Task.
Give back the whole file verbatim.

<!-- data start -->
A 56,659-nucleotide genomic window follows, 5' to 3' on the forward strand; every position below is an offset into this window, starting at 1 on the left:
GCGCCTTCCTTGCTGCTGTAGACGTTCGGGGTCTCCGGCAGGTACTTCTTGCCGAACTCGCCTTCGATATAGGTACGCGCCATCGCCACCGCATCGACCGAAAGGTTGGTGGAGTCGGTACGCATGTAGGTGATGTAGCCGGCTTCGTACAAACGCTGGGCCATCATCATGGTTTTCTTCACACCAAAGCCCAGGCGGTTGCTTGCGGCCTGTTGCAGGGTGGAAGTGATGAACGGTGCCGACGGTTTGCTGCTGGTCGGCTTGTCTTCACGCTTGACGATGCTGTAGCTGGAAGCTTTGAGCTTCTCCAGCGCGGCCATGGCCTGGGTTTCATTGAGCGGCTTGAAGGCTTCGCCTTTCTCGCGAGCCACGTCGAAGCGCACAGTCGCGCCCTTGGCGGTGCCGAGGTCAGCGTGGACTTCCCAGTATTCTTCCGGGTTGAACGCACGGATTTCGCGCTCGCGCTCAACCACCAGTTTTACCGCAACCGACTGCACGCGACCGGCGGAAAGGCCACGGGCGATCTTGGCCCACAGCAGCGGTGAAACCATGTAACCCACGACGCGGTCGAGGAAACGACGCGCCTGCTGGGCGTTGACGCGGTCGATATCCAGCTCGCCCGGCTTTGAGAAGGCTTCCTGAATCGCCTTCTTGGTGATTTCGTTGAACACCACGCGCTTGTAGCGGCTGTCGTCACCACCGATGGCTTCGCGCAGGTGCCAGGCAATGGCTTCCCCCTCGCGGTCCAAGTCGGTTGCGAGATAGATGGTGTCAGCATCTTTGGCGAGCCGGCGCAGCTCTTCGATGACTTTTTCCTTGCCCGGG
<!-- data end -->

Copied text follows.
A 56,659-nucleotide genomic window follows, 5' to 3' on the forward strand; every position below is an offset into this window, starting at 1 on the left:
GCGCCTTCCTTGCTGCTGTAGACGTTCGGGGTCTCCGGCAGGTACTTCTTGCCGAACTCGCCTTCGATATAGGTACGCGCCATCGCCACCGCATCGACCGAAAGGTTGGTGGAGTCGGTACGCATGTAGGTGATGTAGCCGGCTTCGTACAAACGCTGGGCCATCATCATGGTTTTCTTCACACCAAAGCCCAGGCGGTTGCTTGCGGCCTGTTGCAGGGTGGAAGTGATGAACGGTGCCGACGGTTTGCTGCTGGTCGGCTTGTCTTCACGCTTGACGATGCTGTAGCTGGAAGCTTTGAGCTTCTCCAGCGCGGCCATGGCCTGGGTTTCATTGAGCGGCTTGAAGGCTTCGCCTTTCTCGCGAGCCACGTCGAAGCGCACAGTCGCGCCCTTGGCGGTGCCGAGGTCAGCGTGGACTTCCCAGTATTCTTCCGGGTTGAACGCACGGATTTCGCGCTCGCGCTCAACCACCAGTTTTACCGCAACCGACTGCACGCGACCGGCGGAAAGGCCACGGGCGATCTTGGCCCACAGCAGCGGTGAAACCATGTAACCCACGACGCGGTCGAGGAAACGACGCGCCTGCTGGGCGTTGACGCGGTCGATATCCAGCTCGCCCGGCTTTGAGAAGGCTTCCTGAATCGCCTTCTTGGTGATTTCGTTGAACACCACGCGCTTGTAGCGGCTGTCGTCACCACCGATGGCTTCGCGCAGGTGCCAGGCAATGGCTTCCCCCTCGCGGTCCAAGTCGGTTGCGAGATAGATGGTGTCAGCATCTTTGGCGAGCCGGCGCAGCTCTTCGATGACTTTTTCCTTGCCCGGG